Cherry trees originated in Asia, but are now found throughout Europe, northern Africa and most of North America. These flowering, fruit-bearing trees come in more than 100 different varieties and, as a sign of spring, are celebrated in cherry blossom festivals worldwide. In addition to their attractive appearance, the trees have economic value as a source of high-quality wood and nutritious and tasty fruit.
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Most cherry tree flowers bloom in the spring, but some types bloom in late autumn or even winter. The fragrant flowers may be light pink to pure white, and some change from white to pink over the course of a few days. Some of the most celebrated cherry trees, the sakura (cherry blossom tree) and the shedarazakura (weeping cherry tree), have the most attractive blooms. Most blossoms include five petals, while less common varieties have 10, 20 or 100.
Most people are familiar with the cherry tree’s small, round, edible fruit. Cherries range in color from pale to deep red, and the rarer white and yellow varieties. Cherries are generally either sweet or sour. The sweet kinds can be eaten as-is, while sour cherries are more commonly mixed with sugar to make jellies and jams.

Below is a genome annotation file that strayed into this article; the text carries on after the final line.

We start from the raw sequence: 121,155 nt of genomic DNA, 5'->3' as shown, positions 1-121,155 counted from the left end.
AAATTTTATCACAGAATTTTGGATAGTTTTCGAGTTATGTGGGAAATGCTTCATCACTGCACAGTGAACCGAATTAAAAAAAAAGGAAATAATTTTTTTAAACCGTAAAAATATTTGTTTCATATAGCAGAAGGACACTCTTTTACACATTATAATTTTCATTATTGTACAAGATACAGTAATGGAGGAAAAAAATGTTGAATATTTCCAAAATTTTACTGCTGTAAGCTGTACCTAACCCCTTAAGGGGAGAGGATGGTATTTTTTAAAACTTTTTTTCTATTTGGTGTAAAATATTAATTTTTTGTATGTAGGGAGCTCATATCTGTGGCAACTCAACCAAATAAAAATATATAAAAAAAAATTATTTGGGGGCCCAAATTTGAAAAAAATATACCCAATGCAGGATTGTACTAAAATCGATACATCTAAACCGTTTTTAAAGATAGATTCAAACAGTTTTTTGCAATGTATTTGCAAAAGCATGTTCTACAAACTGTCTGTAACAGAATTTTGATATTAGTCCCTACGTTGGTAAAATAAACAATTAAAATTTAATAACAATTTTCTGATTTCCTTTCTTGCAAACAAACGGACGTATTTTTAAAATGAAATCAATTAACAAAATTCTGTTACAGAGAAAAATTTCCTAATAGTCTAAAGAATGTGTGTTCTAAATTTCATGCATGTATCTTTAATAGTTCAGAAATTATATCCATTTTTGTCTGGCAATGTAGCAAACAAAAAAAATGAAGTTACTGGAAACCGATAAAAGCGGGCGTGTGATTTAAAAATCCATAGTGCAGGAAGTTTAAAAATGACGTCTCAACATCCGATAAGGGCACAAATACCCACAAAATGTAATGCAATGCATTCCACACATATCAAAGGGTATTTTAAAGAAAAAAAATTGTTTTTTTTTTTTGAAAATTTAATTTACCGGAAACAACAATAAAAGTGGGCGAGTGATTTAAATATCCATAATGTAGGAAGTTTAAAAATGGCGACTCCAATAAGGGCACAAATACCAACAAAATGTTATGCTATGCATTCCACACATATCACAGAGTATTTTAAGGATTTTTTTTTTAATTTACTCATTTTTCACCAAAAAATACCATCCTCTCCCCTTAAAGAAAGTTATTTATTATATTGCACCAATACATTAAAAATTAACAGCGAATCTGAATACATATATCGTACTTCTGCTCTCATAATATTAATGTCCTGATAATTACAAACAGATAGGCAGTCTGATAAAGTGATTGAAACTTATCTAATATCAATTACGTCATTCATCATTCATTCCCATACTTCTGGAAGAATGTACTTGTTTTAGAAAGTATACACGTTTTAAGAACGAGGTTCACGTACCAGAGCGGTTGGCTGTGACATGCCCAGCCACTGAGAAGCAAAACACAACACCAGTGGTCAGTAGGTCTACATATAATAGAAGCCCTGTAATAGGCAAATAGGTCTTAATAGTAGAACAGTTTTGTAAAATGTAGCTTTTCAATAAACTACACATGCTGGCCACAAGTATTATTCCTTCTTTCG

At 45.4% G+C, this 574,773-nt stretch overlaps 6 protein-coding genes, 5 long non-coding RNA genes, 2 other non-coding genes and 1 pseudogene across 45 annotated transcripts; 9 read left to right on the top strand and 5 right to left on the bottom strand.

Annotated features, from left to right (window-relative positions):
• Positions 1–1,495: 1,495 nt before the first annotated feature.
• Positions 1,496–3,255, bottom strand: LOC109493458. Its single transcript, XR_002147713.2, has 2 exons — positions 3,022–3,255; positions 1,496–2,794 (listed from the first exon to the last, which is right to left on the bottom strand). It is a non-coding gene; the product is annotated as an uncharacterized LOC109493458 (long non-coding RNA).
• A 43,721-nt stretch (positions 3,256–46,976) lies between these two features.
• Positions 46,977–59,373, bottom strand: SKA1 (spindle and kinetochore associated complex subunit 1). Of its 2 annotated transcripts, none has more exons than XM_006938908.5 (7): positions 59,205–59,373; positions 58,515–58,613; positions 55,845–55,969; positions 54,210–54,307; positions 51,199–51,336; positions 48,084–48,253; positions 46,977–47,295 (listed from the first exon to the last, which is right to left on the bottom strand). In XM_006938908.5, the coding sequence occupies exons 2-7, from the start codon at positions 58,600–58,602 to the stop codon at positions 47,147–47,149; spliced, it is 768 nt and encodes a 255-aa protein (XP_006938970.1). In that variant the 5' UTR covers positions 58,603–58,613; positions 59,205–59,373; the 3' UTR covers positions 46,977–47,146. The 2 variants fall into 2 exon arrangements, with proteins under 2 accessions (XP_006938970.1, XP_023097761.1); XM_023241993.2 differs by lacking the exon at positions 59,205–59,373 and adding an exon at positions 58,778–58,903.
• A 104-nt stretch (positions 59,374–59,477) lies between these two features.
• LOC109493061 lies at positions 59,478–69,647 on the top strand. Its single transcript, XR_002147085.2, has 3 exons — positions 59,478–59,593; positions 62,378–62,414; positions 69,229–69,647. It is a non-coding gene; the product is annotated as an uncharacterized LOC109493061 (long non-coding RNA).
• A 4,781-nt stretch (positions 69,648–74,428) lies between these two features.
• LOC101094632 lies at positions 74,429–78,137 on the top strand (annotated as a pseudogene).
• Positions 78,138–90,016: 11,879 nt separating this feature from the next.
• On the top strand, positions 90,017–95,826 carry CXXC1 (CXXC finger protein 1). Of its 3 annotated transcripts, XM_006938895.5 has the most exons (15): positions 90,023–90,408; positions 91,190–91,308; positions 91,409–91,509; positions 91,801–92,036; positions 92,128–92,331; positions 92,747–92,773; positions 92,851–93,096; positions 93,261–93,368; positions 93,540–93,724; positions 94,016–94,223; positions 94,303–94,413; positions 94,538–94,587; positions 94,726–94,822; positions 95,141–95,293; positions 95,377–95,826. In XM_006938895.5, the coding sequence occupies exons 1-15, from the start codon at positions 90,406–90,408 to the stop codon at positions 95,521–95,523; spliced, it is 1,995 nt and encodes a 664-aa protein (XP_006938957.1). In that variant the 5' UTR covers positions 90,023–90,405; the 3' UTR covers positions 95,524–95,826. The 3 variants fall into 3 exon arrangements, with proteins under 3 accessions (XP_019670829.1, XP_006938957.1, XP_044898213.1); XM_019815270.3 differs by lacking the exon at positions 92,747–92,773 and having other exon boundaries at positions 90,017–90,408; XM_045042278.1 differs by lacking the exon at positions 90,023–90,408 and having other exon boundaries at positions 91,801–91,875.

Cherry tree leaves usually appear at the same time as the flowers bloom, but in late-blooming trees, the leaves may appear after the flowers. Fresh leaves can be pale copper to dark green, are two to six inches long and have finely toothed edges that converge to a single point. In the fall, cherry tree leaves may turn pink, orange, crimson or brown.
Bark and Wood
Cherry tree bark is reddish brown, and its red, fine-grained wood is ideal for furniture making. Cabinets and tables made from cherry tree wood are durable and seem to emit a soft glow.